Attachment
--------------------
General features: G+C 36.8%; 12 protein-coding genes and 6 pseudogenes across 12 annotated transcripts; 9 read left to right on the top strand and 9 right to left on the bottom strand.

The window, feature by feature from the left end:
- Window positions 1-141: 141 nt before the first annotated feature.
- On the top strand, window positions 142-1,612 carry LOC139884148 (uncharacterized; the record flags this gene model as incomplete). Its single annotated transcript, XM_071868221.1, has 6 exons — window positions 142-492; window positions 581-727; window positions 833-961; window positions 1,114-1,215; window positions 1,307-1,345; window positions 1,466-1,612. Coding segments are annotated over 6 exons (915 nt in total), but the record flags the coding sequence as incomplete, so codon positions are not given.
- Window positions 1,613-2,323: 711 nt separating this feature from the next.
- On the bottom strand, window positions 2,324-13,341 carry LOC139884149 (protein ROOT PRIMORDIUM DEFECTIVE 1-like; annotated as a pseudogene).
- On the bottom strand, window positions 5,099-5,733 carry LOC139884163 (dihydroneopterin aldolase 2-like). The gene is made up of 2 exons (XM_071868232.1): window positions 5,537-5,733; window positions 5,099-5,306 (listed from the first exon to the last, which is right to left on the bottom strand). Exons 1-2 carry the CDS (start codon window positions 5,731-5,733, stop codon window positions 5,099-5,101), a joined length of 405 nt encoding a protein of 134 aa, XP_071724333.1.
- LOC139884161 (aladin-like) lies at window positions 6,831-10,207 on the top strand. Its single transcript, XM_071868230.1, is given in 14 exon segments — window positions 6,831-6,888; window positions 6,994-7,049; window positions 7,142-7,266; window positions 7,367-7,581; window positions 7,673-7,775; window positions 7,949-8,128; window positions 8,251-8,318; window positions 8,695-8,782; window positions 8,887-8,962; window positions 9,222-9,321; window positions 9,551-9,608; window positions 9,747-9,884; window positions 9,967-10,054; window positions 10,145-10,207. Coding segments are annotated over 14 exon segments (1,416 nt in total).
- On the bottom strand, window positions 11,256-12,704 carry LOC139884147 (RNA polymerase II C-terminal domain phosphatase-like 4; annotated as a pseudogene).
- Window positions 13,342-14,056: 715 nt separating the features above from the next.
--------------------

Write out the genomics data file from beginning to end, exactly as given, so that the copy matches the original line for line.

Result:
General features: G+C 36.8%; 12 protein-coding genes and 6 pseudogenes across 12 annotated transcripts; 9 read left to right on the top strand and 9 right to left on the bottom strand.

The window, feature by feature from the left end:
- Window positions 1-141: 141 nt before the first annotated feature.
- On the top strand, window positions 142-1,612 carry LOC139884148 (uncharacterized; the record flags this gene model as incomplete). Its single annotated transcript, XM_071868221.1, has 6 exons — window positions 142-492; window positions 581-727; window positions 833-961; window positions 1,114-1,215; window positions 1,307-1,345; window positions 1,466-1,612. Coding segments are annotated over 6 exons (915 nt in total), but the record flags the coding sequence as incomplete, so codon positions are not given.
- Window positions 1,613-2,323: 711 nt separating this feature from the next.
- On the bottom strand, window positions 2,324-13,341 carry LOC139884149 (protein ROOT PRIMORDIUM DEFECTIVE 1-like; annotated as a pseudogene).
- On the bottom strand, window positions 5,099-5,733 carry LOC139884163 (dihydroneopterin aldolase 2-like). The gene is made up of 2 exons (XM_071868232.1): window positions 5,537-5,733; window positions 5,099-5,306 (listed from the first exon to the last, which is right to left on the bottom strand). Exons 1-2 carry the CDS (start codon window positions 5,731-5,733, stop codon window positions 5,099-5,101), a joined length of 405 nt encoding a protein of 134 aa, XP_071724333.1.
- LOC139884161 (aladin-like) lies at window positions 6,831-10,207 on the top strand. Its single transcript, XM_071868230.1, is given in 14 exon segments — window positions 6,831-6,888; window positions 6,994-7,049; window positions 7,142-7,266; window positions 7,367-7,581; window positions 7,673-7,775; window positions 7,949-8,128; window positions 8,251-8,318; window positions 8,695-8,782; window positions 8,887-8,962; window positions 9,222-9,321; window positions 9,551-9,608; window positions 9,747-9,884; window positions 9,967-10,054; window positions 10,145-10,207. Coding segments are annotated over 14 exon segments (1,416 nt in total).
- On the bottom strand, window positions 11,256-12,704 carry LOC139884147 (RNA polymerase II C-terminal domain phosphatase-like 4; annotated as a pseudogene).
- Window positions 13,342-14,056: 715 nt separating the features above from the next.